Physical activity may reduce women’s stone risk

Postmenopausal women may reduce their risk of incident kidney stone disease by engaging in even mild physical activity and avoiding excessive caloric intake, analyses of data collected in the Women’s Health Initiative (WHI) Observational Study show.

Seattle-Postmenopausal women may reduce their risk of incident kidney stone disease by engaging in even mild physical activity and avoiding excessive caloric intake, analyses of data collected in the Women’s Health Initiative (WHI) Observational Study show.

“The burden of kidney stones has increased dramatically over the past 15 years and is most pronounced among women. While obesity is a strong risk factor for kidney stones, we hypothesized that current energy intake and energy expenditure may alter any baseline risk imparted by BMI. The WHI database was a perfect opportunity for studying this idea,” explained first author Mathew D. Sorensen, MD, MS, assistant professor of urology at the University of Washington, Seattle.

“According to our findings, when it comes to the protective effect of physical activity, it is the amount of exercise and not the intensity that matters. Therefore, we do not need to ask women to run a marathon to decrease their kidney stone risk,” added Dr. Sorensen, who presented the findings at the 2013 AUA annual meeting in San Diego. The study was also recently published online in the Journal of the American Society of Nephrology (Dec. 12, 2013).

The relationships between energy intake and expenditure and kidney stone risk were investigated using data from 84,225 WHI participants who had no history of kidney stones at enrollment, correctly completed a food frequency questionnaire at baseline to determine caloric intake, and answered a question on incident stone development at annual follow-up visits. During a median of 8 years of follow-up (610,290 person-years), 2,392 women (2.8%) reported an incident kidney stone.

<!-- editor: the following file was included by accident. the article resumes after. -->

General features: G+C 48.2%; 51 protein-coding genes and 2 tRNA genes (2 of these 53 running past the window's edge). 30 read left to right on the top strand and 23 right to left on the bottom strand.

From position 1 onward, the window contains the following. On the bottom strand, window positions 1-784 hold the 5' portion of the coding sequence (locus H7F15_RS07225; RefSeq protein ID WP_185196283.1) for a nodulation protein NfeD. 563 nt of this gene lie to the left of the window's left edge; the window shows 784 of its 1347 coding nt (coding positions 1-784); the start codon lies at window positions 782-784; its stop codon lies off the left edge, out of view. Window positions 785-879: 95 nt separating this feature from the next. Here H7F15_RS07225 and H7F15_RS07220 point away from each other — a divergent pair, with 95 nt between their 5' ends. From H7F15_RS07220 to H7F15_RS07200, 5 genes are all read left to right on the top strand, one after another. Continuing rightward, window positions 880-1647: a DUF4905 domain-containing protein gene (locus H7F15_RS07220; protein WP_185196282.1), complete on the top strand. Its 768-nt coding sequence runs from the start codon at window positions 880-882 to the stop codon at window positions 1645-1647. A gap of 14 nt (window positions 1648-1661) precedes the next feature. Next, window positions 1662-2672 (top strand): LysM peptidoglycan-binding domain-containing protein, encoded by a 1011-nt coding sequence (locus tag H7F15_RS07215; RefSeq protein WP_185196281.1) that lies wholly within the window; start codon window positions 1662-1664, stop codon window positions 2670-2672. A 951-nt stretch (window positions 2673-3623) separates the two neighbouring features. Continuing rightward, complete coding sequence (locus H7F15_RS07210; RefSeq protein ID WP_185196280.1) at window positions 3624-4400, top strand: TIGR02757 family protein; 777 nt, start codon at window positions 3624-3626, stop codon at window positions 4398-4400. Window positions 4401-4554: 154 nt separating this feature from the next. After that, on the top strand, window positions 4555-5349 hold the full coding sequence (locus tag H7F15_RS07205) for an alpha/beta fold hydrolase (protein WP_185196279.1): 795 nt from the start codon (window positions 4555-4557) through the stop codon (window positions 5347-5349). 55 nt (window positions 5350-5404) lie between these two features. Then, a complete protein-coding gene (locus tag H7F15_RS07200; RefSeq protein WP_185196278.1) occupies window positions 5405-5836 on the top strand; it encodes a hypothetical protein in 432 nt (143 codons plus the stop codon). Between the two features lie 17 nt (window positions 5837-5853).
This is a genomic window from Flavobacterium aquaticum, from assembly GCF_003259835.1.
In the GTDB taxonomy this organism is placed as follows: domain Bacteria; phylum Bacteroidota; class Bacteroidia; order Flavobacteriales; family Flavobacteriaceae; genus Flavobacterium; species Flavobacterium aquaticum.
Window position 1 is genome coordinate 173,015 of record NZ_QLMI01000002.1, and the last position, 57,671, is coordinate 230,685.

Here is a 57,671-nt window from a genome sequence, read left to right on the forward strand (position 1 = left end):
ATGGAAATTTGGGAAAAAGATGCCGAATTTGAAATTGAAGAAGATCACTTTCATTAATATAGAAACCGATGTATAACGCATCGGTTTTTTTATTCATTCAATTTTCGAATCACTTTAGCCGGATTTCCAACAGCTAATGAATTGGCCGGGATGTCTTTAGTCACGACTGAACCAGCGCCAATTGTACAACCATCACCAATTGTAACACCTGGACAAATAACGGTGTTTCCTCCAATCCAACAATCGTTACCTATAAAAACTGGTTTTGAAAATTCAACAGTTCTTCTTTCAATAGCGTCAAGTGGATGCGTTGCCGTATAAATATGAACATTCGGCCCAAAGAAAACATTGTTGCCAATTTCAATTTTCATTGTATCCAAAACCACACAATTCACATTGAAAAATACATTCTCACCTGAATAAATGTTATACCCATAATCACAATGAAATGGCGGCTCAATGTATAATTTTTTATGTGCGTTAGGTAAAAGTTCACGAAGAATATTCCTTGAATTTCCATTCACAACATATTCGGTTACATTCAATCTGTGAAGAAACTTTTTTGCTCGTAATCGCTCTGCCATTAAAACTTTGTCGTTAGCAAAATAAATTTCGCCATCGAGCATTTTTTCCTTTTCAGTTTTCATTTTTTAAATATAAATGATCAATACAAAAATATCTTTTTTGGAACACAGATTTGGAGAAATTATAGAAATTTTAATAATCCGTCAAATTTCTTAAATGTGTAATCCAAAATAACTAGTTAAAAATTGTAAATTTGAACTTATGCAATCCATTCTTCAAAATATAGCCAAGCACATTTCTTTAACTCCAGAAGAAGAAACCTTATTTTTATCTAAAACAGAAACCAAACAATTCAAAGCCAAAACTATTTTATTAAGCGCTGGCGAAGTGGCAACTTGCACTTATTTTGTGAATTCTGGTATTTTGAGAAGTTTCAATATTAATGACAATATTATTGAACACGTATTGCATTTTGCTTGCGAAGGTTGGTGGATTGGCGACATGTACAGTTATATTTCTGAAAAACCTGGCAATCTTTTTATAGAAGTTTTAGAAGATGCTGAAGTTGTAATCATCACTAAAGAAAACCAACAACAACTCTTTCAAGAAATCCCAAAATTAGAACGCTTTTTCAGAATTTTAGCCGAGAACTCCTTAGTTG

For the analyses, women were categorized into five dietary energy intake groups based on calibrated values of kcal/day (<1,800, 1,800-1,999, 2,000-2,199, 2,200-2,499, and ≥2,500) and into six physical activity groups based on calculations of metabolic equivalents per week ([METS/week] inactive, 0.1-4.9, 5-9.9, 10-19.9, 20-29.9, and ≥30). Regression analyses were performed adjusting for body mass index and a number of other known nephrolithiasis risk factors.

Using inactive women as the reference group, even the mildest amount of physical activity (0.1 to <5 METs/week) was associated with a statistically significant, decreased risk in stone formation of 16%. The magnitude of risk reduction rose as the amount of weekly activity increased, but plateaued at about 30% for women performing 10 or more METs/week.

Dr. Sorensen noted that 10 METs/week of physical activity is equivalent to 3 hours of average walking, 4 hours of light gardening, or 1 hour of moderate jogging.

No effect seen from exercise intensity

Exploratory analyses investigating a potential effect of exercise intensity showed no difference in stone risk among women doing mild, moderate, or strenuous activity, while the protective stepwise effect of physical activity was similar whether women were mild, moderate, or strenuous exercisers.

The impact of energy intake on incident stone risk was investigated using women with an energy intake of 1,800-1,999 kcal/day as the reference group. The analyses showed that the risk of developing a kidney stone was significantly increased in women with a daily energy intake of 2,200-2,499 kcal (26%) and in those consuming 2,500 kcal/day or more (42%). There was no significant increase in risk for women with a daily energy intake of 2,000-2,199 kcal nor any significant protection against stone formation in women with a calibrated energy intake <1,800 kcal/day.

In further analyses, the authors will be investigating whether intake levels of fiber, fruit, and vegetables influence stone risk. Additional studies are needed to determine whether the findings on increasing physical intake and energy intake also occur in postmenopausal women with a history of stones, younger women, and men, Dr. Sorensen noted.UT

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